Cincinnati Council approves budget by 5-4 vote
Cincinnati Council officially balanced the budget Thursday for the next fiscal year that begins in a just a few weeks. But once again the plan relies heavily on one-time sources and juggling other funds to close a $35 million deficit.
There are no police and fire layoffs, but some 60 other city employees will be out of work.
Residents can also expect some city services to be affected... plus two recreation centers will close and five city swimming pools will be shut down after this summer.
Council Member Yvette Simpson voted to approve the budget, but she still has concerns.
“I feel concerned with what 2015 is going to look like, I feel concerned about the fact that we still don’t have revenues that are sufficient for the needs and the desires of the citizens within the city of Cincinnati,” Simpson said. “But it’s our job to keep the city running and we need a budget to do that. This is the best option that we could come up with in the time that we have.”
Council approved the main general fund budget ordinance by a 5-4 vote.
Council will face the same budget problems again next year. And this year’s budget solution will likely add to next year’s deficit.
Some Council Members are calling on their colleagues to begin the search for solutions right away instead of waiting until next spring to balance the next budget.
Council Member Christopher Smitherman voted against the spending plan. He said the majority plan isn’t perfect, but it does make steps in the right direction.
“There were some baby steps here and I think as we look at 2015, I’m willing to work with any of my colleagues around costs savings that deal with our regional partners,” Smitherman said. “I do believe that there are some costs savings there.”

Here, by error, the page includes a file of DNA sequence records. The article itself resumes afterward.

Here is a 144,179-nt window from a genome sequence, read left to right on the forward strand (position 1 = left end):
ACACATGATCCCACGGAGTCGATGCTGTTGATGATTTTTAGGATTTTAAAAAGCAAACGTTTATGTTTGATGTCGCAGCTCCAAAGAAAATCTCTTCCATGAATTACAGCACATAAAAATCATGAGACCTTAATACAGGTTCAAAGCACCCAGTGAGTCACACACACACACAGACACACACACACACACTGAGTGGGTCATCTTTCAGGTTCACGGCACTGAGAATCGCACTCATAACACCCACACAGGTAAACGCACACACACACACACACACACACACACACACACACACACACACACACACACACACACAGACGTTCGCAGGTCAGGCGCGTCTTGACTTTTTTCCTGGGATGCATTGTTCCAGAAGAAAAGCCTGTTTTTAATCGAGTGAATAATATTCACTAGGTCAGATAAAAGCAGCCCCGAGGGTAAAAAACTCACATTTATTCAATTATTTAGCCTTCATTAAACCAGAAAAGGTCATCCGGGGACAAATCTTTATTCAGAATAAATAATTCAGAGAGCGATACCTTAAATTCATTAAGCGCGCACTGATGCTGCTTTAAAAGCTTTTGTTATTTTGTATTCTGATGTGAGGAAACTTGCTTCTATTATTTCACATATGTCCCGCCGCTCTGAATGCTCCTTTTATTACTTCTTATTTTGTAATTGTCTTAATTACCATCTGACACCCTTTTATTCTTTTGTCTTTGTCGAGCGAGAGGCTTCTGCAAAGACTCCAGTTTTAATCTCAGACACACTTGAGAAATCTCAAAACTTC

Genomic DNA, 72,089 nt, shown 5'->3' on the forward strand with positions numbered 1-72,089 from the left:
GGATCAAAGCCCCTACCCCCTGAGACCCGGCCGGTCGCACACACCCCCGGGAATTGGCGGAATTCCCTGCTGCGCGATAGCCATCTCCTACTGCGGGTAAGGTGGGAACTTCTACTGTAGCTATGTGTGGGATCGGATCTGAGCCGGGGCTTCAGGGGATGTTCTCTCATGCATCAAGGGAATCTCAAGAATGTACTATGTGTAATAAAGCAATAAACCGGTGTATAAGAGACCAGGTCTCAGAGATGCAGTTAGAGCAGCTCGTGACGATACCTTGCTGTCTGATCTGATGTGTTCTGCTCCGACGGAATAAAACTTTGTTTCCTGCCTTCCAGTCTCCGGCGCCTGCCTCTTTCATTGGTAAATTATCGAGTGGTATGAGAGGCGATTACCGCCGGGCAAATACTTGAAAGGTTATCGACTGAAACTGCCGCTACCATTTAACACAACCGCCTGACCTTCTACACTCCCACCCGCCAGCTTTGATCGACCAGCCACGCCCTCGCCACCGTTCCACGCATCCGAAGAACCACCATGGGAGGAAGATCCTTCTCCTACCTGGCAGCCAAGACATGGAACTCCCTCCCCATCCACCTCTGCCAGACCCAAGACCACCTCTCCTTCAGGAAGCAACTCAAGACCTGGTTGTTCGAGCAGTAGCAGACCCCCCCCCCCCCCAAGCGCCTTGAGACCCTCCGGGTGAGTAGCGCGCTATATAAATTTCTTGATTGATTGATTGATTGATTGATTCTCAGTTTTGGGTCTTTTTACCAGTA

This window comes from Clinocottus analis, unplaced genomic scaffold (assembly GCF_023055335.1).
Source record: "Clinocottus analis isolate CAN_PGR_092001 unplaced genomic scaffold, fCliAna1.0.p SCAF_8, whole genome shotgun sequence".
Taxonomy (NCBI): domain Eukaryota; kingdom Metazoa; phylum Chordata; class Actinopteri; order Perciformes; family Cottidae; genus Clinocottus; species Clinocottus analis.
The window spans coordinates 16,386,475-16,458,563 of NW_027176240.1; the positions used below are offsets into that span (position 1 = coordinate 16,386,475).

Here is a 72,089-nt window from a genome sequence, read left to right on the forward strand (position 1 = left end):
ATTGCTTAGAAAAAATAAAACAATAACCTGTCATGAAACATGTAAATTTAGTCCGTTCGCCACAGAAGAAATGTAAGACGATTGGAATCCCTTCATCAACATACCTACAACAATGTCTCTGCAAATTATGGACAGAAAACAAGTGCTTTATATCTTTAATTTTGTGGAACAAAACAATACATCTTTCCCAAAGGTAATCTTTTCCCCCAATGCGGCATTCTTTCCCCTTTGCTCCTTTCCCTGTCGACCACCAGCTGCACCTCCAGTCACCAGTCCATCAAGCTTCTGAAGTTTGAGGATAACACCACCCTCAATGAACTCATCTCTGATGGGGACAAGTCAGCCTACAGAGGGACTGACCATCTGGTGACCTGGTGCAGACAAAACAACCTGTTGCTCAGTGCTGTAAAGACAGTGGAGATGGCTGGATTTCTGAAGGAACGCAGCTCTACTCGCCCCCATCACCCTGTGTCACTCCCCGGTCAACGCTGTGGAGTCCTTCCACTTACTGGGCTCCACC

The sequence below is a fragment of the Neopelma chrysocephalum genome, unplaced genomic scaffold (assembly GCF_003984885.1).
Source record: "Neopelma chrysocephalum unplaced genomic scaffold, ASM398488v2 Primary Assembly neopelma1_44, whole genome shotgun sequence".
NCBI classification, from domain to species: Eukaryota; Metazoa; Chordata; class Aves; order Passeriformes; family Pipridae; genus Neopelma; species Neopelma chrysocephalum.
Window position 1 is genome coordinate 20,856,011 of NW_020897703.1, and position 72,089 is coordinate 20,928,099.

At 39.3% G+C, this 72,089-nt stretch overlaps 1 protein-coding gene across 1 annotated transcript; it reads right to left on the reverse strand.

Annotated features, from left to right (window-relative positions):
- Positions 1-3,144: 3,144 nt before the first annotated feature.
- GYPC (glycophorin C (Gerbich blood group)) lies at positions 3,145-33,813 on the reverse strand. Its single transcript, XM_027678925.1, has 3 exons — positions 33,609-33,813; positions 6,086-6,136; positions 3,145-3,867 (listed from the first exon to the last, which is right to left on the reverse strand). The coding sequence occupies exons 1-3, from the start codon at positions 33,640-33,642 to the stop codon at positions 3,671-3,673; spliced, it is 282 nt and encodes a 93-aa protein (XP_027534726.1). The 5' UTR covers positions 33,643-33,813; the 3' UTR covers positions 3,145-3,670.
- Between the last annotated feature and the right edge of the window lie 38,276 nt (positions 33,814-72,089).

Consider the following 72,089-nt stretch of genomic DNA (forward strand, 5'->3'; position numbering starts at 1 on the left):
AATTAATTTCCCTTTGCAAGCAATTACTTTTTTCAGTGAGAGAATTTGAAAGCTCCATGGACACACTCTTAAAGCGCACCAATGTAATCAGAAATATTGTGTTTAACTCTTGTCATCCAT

Council Member Laure Quinlivan voted against the plan because it doesn’t right-size public safety. She’s also issued a challenge to her colleagues.
“And if you believe the right thing to do is to raise revenue with a garbage tax or an earnings tax, I will vote with you to put it on the ballot and see if citizens go for that,” Quinlivan said. “They’re not going to go for that. They want us to live within our means and do what they’ve already done. That’s what I believe. If any of my colleagues have a plan so solve the problem, I would love to hear it.”
Council Member P.G. Sittenfeld voted against the budget ordinance. But he offered this perspective.
“We’ve been here before and I would argue the city is getting better, not worse,” Sittenfeld said. “And we’re going to continue to get better, not worse. So while this was a difficult budget, and it might not be the last difficult budget we face, Cincinnati is still without question on an upward trajectory.”
The budget takes effect July 1st.
The city manager originally planned to use $25 million from leasing most of the city’s parking facilities to the Port Authority to balance the budget for the next fiscal year. But that plan is on hold because of a court challenge and a likely voter referendum in November.